Streaking across the desert skyline, Albuquerque to Grand Canyon in a heartbeat, coasting in on the fumes of yesterday’s drive, the dream hanging on by a thin white line. Riding the high plains highway under moonlight, a fleeting glimpse of a higher truth, spoken in tongues and deciphered in dreams.

The sun slowly dissolves with a golden orange and purple glow as we make our way to the continent’s great divide. We have crossed endless miles of Indian reservations. We have failed in our attempt to find mescal, forgetting that the selling of alcohol is prohibited on the reservation. We remember that the once proud tribes are still ruled by foreign invaders. We remember that these are a conquered people, protected by law from the weakness that helped to defeat them.

It is a strange phenomenon to see Quick Stops and Exxon stations, the golden arches and Super 8 Motels, and to be reminded that this is the last resting ground of the Navajo. We have traversed the land of the Zuni, the Petrified Forest, and the Apache land of the Painted Desert. The medicine woman’s spell still lingers in the warm dry air, her weathered face etched in the primordial terrain. The sacred dance is still performed on the mesa in a circle of red rock formations. The shadow of the ancient shaman still hovers above us in the evening sky.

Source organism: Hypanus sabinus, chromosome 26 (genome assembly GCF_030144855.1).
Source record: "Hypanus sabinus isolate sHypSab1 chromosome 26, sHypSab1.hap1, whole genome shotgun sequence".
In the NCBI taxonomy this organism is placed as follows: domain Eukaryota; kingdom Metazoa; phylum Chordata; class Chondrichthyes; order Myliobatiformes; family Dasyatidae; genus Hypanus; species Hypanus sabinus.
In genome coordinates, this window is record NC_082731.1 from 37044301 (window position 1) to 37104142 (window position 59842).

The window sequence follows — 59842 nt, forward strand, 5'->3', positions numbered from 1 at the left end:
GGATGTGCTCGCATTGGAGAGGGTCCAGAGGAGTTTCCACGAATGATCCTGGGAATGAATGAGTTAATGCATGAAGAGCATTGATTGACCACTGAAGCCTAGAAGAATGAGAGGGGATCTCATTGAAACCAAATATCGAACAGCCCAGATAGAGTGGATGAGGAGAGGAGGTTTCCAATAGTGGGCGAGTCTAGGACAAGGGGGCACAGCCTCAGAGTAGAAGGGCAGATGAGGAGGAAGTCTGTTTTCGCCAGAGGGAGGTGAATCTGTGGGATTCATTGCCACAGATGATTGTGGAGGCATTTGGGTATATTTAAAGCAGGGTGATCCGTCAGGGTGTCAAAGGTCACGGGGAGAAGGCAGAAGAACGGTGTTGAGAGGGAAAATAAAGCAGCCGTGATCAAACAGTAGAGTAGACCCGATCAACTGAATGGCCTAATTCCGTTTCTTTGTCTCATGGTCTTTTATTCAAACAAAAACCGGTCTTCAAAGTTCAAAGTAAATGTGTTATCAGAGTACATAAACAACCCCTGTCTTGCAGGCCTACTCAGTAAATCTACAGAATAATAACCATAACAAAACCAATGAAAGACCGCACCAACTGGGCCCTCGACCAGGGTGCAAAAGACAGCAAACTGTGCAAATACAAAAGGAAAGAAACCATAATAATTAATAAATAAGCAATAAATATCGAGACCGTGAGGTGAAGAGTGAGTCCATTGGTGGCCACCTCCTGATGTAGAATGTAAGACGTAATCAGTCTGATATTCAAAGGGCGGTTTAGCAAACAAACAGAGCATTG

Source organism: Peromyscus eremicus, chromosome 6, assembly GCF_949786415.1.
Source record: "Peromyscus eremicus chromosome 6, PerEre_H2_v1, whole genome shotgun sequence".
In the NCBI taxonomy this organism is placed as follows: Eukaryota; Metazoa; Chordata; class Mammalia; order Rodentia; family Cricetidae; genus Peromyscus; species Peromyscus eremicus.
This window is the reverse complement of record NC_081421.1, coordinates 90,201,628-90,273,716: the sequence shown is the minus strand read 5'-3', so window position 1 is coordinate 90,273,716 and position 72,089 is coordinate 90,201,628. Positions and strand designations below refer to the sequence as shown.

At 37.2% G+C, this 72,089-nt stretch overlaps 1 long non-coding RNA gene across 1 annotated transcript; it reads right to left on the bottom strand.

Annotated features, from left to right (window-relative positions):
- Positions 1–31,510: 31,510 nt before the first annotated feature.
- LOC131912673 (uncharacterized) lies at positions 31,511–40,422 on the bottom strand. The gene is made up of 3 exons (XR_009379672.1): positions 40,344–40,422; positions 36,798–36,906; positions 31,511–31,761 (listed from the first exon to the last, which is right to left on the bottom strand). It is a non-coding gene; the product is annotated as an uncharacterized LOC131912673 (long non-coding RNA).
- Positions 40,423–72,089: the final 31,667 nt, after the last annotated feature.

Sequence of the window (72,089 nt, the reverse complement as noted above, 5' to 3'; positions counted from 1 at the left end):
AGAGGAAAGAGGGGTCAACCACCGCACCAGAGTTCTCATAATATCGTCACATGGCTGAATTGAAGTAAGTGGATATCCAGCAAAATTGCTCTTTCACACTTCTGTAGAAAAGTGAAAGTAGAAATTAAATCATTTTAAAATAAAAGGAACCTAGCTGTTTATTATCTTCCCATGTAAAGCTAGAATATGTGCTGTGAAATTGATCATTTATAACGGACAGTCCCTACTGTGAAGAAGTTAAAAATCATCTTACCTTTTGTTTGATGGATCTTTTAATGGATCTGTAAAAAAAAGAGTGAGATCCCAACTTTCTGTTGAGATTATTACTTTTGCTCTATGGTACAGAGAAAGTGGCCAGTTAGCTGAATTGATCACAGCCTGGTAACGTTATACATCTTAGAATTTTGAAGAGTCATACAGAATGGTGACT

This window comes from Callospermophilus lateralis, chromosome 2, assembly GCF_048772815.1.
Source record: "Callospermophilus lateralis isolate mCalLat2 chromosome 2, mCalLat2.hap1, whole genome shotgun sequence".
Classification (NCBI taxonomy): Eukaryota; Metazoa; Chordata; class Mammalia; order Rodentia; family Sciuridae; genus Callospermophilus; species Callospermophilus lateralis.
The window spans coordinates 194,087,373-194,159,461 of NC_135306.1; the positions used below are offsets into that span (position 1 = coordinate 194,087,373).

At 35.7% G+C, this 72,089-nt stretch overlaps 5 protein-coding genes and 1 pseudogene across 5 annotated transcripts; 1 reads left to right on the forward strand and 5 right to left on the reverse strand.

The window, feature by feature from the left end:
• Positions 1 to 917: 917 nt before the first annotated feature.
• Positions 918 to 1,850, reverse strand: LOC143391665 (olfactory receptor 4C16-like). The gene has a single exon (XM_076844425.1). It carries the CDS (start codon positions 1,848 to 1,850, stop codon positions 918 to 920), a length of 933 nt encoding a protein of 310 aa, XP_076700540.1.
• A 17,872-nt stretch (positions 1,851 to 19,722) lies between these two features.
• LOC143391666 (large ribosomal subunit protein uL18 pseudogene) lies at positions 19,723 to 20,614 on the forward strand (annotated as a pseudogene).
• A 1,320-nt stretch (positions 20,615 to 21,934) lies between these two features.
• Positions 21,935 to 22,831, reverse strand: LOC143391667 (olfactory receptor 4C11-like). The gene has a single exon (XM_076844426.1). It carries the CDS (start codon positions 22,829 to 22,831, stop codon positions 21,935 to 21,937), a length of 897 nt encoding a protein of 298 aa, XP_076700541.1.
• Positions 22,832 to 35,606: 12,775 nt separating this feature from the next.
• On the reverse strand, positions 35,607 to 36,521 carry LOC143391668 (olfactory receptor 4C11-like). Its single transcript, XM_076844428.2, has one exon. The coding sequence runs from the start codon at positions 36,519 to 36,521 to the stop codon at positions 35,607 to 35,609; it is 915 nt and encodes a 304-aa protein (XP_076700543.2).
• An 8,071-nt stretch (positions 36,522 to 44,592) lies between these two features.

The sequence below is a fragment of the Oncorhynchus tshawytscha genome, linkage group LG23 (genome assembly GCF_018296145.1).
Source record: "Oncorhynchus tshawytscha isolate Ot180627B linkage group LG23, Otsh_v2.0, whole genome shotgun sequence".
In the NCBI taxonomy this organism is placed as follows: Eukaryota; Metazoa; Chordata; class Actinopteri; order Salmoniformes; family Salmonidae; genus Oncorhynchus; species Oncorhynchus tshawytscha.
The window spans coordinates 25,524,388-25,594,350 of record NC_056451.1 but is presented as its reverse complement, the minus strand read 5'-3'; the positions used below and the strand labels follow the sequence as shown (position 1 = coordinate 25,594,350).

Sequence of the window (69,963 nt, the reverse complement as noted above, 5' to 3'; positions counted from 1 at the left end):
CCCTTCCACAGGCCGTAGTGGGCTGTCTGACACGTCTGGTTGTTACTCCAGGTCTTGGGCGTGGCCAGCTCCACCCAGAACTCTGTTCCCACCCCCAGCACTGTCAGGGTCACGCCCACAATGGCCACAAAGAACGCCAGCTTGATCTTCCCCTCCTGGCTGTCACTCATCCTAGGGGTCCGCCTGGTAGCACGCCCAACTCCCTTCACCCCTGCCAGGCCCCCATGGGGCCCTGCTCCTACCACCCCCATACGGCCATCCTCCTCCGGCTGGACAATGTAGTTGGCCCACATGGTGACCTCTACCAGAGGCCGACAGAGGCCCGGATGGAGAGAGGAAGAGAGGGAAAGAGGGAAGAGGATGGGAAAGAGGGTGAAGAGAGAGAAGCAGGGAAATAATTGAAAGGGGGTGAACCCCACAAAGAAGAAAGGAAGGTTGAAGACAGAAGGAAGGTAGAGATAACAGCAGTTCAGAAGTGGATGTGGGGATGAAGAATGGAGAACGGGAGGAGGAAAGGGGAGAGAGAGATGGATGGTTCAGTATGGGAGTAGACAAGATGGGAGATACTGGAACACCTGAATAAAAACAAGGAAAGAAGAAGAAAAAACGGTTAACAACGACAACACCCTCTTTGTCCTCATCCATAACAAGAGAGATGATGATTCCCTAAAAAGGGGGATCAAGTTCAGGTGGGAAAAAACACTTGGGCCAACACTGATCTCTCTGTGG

A lone coyote yaps and sends us on our way. The crow is with us always. No mescal. No tequila. No alcohol of any kind.

We decide against a detour to Grey Mountain, just outside the reservation, and race the fading light to this day’s grand destination. Along the path in two-by-four shelters draped with canvas and plastic tarps are the new Indians, the commercial Indians who scrape by on the fringe of free enterprise. Signs proclaim them the Friendly Indians -- Manhattan Island’s revenge. They sell authentic Indian jewelry, hand crafted silver and turquoise necklaces, bracelets, medicine pouches and jade earrings.